Concept

Totalitarian democracy

Résumé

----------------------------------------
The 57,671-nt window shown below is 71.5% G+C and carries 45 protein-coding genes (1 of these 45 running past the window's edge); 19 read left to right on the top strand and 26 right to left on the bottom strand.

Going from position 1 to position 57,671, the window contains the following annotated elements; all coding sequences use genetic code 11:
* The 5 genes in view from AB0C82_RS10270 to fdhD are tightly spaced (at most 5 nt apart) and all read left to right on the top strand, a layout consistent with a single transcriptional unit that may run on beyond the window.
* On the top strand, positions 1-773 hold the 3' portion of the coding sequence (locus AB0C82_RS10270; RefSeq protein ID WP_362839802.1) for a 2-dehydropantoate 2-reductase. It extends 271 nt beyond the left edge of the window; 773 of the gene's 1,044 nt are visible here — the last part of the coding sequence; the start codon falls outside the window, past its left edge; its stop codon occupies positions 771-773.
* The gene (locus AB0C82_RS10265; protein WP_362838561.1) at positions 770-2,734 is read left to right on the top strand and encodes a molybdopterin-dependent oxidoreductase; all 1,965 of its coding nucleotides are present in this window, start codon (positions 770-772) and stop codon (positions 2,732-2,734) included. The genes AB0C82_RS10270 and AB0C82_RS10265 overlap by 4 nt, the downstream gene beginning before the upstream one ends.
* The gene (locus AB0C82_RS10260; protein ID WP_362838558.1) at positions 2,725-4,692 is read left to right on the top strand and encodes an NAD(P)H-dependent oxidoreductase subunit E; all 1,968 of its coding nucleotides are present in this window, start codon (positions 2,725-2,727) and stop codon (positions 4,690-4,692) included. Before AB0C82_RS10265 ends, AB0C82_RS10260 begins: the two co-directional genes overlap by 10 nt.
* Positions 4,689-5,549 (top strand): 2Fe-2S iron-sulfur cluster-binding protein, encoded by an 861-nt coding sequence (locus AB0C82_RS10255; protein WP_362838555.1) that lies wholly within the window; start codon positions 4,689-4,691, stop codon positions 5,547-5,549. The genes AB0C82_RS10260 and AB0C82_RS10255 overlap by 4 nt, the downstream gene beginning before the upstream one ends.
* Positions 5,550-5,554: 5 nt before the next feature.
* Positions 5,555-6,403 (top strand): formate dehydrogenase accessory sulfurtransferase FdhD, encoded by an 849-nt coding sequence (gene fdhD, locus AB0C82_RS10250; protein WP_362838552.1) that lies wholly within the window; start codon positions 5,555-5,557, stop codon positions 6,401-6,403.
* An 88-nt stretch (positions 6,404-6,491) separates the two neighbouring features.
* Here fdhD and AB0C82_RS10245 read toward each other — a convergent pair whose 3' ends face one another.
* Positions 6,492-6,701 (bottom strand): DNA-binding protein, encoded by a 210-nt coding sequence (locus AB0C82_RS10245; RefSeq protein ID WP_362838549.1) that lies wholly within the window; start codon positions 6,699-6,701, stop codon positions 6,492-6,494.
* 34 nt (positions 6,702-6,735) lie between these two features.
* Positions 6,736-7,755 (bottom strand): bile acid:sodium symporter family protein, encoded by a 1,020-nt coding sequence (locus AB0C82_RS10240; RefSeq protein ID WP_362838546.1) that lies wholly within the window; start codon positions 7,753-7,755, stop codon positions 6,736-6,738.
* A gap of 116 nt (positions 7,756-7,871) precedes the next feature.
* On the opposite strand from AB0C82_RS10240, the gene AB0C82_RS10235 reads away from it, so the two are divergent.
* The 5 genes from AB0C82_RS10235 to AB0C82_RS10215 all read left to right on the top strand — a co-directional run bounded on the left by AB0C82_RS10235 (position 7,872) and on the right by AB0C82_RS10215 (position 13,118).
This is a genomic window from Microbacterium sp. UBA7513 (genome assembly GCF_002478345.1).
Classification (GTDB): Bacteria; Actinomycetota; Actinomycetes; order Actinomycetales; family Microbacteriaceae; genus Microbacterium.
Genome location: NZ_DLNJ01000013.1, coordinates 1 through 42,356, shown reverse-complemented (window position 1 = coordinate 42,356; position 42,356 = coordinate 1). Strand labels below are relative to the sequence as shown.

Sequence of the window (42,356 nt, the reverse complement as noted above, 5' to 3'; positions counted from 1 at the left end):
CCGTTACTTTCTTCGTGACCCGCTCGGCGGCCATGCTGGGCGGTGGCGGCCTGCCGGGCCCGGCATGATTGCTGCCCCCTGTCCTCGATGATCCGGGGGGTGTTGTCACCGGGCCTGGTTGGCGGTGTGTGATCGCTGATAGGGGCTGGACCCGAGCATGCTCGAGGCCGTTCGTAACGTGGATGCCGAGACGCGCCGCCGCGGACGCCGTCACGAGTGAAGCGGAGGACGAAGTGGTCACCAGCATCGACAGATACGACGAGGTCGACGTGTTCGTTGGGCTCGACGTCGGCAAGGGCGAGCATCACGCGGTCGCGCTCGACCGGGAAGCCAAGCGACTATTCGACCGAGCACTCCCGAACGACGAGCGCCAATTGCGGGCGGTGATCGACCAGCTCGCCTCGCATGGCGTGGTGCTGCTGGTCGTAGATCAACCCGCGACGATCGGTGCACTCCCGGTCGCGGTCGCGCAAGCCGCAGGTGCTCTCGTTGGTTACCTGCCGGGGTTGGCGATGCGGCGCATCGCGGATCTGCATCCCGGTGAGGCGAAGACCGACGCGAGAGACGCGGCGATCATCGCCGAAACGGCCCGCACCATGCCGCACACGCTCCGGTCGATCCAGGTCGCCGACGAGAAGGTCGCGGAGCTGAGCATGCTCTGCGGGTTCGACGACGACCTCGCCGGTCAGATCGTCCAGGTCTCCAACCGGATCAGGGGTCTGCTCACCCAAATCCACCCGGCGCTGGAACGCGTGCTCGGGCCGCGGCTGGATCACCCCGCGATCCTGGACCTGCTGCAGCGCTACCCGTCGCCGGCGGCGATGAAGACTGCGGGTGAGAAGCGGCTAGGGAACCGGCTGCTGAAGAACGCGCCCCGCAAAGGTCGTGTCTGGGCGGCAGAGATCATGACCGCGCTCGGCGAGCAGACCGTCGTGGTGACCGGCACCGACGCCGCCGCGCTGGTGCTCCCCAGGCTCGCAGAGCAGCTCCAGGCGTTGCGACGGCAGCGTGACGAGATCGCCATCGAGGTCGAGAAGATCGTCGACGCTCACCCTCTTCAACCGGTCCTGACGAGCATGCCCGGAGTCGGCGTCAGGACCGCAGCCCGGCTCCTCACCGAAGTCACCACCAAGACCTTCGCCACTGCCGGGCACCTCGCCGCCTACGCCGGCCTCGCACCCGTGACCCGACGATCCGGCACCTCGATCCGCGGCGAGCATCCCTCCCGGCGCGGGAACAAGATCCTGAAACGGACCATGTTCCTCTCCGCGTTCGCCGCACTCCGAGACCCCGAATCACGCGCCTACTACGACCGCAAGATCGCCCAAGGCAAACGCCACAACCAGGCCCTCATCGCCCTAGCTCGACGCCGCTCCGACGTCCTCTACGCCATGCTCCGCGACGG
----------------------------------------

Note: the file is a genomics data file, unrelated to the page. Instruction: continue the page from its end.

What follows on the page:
Totalitarian democracy is a term popularized by Israeli historian Jacob Leib Talmon to refer to a system of government in which lawfully elected representatives maintain the integrity of a nation state whose citizens, while granted the right to vote, have little or no participation in the decision-making process of the government. The phrase had previously been used by Bertrand de Jouvenel and E. H. Carr, and subsequently by F. William Engdahl and Sheldon S. Wolin. J. L. Talmon J. L. Talmon's 1952 book The Origins of Totalitarian Democracy discusses the transformation of a state in which traditional values and articles of faith shape the role of government into one in which social utility takes absolute precedence. His work is a criticism of the ideas of Jean-Jacques Rousseau, whose political philosophy greatly influenced the French Revolution, the growth of the Enlightenment across Europe, as well the overall development of modern political and educational thought. In The S
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